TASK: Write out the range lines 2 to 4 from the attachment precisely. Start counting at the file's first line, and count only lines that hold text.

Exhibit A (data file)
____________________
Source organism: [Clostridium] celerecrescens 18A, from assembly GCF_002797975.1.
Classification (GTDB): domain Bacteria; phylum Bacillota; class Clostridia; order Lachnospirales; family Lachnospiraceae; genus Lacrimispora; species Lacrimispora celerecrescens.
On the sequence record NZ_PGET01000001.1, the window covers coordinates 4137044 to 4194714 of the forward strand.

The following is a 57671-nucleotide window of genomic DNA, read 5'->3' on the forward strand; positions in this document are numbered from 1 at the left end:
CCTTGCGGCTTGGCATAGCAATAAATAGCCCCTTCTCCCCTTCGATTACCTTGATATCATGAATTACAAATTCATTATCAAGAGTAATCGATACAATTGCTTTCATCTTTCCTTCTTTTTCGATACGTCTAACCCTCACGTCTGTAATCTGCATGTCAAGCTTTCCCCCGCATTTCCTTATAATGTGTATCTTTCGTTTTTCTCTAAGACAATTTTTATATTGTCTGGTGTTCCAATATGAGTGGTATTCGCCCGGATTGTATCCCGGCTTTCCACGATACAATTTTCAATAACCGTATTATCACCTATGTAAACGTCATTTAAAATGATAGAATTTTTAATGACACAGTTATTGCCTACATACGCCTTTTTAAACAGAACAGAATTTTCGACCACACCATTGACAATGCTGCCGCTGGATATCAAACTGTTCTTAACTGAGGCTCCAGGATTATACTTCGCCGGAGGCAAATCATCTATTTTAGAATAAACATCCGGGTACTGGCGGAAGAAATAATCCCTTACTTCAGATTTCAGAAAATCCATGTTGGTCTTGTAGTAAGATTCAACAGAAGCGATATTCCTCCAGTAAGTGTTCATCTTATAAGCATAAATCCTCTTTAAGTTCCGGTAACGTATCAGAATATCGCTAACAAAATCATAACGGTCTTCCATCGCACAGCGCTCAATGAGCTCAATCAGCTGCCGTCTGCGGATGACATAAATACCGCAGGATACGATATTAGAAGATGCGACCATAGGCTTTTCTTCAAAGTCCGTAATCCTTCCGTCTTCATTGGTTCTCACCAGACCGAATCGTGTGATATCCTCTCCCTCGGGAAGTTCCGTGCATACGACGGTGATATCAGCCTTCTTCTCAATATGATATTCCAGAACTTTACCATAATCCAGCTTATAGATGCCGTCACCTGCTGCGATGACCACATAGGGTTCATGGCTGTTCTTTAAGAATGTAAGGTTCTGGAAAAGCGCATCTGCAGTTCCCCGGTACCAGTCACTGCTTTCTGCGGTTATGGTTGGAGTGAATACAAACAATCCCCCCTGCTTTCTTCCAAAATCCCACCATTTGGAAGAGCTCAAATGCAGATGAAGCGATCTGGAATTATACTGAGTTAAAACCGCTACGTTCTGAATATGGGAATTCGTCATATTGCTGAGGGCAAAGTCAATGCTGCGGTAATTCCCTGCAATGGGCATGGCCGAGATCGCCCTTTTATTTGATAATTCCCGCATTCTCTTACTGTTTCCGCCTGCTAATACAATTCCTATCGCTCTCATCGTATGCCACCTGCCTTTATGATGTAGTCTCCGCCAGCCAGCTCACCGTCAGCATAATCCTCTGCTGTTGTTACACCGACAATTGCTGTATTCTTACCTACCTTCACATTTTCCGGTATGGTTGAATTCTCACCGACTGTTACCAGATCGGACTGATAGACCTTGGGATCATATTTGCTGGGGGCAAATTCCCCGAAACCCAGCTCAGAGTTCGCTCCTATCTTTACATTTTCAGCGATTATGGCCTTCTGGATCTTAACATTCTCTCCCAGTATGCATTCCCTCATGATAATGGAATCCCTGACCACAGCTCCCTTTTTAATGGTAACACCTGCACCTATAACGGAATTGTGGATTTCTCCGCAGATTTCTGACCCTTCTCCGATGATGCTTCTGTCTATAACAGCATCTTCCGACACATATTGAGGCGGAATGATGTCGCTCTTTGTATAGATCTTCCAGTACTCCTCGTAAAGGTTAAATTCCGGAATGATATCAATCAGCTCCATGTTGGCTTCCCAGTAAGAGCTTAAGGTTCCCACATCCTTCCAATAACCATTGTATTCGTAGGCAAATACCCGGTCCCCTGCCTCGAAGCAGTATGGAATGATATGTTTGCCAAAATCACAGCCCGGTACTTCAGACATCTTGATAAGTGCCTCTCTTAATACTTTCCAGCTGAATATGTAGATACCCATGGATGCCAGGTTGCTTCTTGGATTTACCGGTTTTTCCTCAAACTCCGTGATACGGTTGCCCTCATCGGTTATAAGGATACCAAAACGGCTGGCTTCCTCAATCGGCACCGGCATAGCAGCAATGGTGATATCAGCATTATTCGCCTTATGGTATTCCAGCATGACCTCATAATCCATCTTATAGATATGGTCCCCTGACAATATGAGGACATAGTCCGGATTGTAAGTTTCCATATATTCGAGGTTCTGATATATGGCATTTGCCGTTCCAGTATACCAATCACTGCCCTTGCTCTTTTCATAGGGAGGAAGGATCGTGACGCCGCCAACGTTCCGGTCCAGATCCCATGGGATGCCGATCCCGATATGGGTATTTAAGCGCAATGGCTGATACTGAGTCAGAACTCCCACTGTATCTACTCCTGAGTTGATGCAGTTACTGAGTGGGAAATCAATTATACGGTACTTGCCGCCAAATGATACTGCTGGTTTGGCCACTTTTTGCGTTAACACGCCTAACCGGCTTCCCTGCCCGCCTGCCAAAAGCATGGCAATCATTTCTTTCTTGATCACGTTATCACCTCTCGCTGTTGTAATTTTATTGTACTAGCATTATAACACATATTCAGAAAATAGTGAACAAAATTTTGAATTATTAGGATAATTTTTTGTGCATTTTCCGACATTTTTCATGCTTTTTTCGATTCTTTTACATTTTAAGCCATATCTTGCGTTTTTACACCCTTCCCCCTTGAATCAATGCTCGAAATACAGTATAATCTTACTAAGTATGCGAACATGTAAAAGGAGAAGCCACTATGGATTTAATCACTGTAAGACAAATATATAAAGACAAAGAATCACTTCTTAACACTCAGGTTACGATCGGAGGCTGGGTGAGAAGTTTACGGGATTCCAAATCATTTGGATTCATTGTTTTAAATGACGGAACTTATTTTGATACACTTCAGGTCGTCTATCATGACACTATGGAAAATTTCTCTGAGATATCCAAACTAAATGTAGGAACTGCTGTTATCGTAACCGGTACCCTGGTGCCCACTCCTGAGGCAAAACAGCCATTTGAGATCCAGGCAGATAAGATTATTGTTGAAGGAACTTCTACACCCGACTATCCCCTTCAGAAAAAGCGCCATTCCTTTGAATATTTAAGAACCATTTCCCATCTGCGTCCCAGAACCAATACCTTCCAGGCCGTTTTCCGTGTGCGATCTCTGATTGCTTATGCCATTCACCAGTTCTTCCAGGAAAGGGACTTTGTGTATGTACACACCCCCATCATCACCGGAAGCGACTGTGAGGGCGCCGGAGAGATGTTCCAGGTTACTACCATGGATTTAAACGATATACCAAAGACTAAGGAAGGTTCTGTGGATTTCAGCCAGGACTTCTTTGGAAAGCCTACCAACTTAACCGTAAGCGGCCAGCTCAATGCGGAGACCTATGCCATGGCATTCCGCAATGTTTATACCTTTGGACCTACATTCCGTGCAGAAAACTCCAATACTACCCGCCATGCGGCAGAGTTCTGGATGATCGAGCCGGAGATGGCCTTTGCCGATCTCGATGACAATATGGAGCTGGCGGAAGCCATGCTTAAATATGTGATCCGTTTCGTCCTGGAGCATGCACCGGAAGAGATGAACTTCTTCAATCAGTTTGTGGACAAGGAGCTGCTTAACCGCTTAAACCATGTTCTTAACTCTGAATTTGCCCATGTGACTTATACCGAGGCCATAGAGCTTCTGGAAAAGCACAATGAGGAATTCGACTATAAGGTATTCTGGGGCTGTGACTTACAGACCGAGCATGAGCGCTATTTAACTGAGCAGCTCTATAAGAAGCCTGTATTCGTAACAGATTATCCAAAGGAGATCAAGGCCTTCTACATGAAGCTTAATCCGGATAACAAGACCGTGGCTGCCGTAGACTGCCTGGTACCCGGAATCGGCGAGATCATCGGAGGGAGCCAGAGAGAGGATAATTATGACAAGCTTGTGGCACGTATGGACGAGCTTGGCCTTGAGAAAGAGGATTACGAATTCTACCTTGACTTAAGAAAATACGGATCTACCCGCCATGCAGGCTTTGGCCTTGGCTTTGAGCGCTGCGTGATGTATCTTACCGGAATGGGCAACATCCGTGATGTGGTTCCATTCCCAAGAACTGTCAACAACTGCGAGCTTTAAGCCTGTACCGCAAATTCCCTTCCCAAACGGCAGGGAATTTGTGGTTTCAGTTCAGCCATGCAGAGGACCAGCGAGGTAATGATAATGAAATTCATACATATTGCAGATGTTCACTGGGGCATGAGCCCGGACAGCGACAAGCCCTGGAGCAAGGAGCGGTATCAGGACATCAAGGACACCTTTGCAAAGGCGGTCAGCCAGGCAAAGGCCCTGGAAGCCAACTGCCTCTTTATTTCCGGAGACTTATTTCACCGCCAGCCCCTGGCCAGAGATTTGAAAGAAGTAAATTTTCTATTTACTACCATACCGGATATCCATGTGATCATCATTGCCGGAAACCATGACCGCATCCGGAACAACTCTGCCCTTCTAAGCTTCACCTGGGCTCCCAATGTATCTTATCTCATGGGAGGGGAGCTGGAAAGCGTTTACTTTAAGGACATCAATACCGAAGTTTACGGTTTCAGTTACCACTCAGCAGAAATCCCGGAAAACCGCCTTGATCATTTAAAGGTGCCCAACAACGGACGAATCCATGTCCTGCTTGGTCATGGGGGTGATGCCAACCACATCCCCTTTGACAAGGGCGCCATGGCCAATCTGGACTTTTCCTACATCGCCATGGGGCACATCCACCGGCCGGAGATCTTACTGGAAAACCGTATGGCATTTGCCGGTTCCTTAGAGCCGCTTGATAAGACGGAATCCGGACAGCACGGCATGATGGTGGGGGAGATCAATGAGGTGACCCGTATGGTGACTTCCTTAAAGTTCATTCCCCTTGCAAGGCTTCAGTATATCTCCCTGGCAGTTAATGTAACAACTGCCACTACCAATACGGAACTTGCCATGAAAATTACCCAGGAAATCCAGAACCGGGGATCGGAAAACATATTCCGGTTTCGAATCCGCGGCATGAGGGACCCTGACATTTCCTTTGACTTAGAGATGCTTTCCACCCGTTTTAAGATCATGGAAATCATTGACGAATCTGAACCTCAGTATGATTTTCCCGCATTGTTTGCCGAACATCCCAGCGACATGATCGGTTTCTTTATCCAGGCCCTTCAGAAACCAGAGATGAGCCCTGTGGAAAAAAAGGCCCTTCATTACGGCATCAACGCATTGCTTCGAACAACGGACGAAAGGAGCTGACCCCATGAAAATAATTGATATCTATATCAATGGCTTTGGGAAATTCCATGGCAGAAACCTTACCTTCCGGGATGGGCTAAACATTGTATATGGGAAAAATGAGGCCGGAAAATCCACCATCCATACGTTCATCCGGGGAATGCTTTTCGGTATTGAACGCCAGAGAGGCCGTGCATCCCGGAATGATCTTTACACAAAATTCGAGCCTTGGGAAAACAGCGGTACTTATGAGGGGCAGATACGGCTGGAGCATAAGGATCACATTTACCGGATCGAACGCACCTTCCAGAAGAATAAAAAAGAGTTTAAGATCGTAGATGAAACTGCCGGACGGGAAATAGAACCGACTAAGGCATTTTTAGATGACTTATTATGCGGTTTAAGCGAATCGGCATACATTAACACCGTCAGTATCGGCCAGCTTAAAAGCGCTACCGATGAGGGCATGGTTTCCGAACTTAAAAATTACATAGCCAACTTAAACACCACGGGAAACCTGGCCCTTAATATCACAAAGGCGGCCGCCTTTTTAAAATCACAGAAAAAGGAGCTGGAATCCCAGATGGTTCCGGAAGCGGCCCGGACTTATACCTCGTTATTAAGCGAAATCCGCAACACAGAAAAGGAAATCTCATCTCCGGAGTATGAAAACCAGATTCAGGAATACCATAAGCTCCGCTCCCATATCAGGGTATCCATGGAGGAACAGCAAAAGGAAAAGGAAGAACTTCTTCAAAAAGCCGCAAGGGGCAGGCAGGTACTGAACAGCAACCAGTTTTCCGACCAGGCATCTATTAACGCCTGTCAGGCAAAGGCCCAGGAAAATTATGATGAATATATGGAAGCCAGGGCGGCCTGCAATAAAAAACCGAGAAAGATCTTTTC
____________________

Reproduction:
Classification (GTDB): domain Bacteria; phylum Bacillota; class Clostridia; order Lachnospirales; family Lachnospiraceae; genus Lacrimispora; species Lacrimispora celerecrescens.
On the sequence record NZ_PGET01000001.1, the window covers coordinates 4137044 to 4194714 of the forward strand.

The following is a 57671-nucleotide window of genomic DNA, read 5'->3' on the forward strand; positions in this document are numbered from 1 at the left end: